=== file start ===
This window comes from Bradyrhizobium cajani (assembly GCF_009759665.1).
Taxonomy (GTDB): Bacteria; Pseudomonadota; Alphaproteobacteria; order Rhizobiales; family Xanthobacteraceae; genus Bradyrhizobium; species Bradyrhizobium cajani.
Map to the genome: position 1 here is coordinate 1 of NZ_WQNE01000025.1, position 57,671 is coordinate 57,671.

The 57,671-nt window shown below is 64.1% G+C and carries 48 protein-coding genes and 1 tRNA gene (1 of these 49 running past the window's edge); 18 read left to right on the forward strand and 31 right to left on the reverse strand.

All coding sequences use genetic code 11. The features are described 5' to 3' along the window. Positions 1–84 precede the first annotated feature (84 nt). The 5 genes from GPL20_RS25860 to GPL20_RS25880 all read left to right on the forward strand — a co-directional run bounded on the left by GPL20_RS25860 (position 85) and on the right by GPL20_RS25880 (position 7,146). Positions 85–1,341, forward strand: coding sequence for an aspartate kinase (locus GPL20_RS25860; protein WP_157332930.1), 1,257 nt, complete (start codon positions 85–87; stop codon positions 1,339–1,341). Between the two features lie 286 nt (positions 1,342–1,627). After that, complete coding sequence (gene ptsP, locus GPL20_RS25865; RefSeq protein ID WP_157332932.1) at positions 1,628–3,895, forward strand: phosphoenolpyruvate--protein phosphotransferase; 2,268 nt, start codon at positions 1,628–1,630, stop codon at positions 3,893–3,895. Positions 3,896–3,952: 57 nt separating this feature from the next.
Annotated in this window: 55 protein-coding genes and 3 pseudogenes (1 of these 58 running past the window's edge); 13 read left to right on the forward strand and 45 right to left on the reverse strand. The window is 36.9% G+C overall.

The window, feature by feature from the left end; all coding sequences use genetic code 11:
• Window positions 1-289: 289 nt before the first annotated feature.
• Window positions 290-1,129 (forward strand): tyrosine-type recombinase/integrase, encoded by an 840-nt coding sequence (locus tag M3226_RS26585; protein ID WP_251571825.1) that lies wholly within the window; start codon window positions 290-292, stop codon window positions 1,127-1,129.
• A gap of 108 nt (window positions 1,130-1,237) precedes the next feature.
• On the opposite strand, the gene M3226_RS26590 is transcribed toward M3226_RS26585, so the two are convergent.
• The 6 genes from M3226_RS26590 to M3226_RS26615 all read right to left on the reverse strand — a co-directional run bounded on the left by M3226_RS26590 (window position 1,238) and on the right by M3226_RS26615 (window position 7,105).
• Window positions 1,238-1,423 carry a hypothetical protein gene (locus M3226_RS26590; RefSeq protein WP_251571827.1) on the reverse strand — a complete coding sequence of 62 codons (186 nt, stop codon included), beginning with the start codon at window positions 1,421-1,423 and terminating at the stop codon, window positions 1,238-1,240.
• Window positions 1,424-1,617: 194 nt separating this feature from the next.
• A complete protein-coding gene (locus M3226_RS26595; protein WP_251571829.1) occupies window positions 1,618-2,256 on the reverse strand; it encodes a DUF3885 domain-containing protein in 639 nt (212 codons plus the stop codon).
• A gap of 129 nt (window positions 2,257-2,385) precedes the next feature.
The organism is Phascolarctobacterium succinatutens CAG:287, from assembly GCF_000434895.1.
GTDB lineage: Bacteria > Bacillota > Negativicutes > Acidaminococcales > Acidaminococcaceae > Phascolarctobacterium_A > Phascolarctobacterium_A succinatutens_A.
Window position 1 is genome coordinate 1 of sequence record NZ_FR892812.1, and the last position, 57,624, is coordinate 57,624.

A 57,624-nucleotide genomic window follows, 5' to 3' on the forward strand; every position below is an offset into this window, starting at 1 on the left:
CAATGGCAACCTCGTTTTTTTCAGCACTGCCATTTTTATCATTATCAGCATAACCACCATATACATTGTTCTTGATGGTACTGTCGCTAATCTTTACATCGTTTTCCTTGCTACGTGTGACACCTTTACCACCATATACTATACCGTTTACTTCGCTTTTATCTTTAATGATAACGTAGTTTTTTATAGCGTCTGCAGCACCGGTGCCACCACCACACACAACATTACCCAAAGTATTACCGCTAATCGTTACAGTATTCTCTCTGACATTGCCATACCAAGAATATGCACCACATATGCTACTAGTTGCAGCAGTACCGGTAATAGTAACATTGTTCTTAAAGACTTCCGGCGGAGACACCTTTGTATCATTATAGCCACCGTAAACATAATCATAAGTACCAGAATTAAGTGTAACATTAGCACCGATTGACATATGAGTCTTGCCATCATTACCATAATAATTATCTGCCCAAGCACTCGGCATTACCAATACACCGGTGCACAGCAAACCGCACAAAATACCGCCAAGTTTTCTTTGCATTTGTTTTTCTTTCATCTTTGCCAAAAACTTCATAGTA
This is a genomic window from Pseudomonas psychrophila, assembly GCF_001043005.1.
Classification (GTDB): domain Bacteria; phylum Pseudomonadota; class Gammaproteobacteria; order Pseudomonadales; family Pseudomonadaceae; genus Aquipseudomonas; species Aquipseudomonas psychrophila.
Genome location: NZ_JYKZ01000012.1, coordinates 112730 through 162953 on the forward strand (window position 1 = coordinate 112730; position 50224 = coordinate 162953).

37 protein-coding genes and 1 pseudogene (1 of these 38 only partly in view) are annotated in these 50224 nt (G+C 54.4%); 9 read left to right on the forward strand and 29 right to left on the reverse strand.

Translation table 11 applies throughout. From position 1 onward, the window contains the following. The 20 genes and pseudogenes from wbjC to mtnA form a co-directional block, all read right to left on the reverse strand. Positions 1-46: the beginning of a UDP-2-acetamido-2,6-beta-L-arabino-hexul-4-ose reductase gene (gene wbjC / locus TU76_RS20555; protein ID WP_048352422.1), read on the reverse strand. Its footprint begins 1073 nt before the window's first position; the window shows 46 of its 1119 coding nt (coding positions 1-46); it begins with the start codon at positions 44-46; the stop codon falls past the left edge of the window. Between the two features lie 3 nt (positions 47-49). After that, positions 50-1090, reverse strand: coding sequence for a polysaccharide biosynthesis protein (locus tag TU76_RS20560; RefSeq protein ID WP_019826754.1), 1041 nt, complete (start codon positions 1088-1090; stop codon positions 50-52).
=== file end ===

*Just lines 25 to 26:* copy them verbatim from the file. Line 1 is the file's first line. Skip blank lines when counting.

37 protein-coding genes and 1 pseudogene (1 of these 38 only partly in view) are annotated in these 50224 nt (G+C 54.4%); 9 read left to right on the forward strand and 29 right to left on the reverse strand.

Translation table 11 applies throughout. From position 1 onward, the window contains the following. The 20 genes and pseudogenes from wbjC to mtnA form a co-directional block, all read right to left on the reverse strand. Positions 1-46: the beginning of a UDP-2-acetamido-2,6-beta-L-arabino-hexul-4-ose reductase gene (gene wbjC / locus TU76_RS20555; protein ID WP_048352422.1), read on the reverse strand. Its footprint begins 1073 nt before the window's first position; the window shows 46 of its 1119 coding nt (coding positions 1-46); it begins with the start codon at positions 44-46; the stop codon falls past the left edge of the window. Between the two features lie 3 nt (positions 47-49). After that, positions 50-1090, reverse strand: coding sequence for a polysaccharide biosynthesis protein (locus tag TU76_RS20560; RefSeq protein ID WP_019826754.1), 1041 nt, complete (start codon positions 1088-1090; stop codon positions 50-52).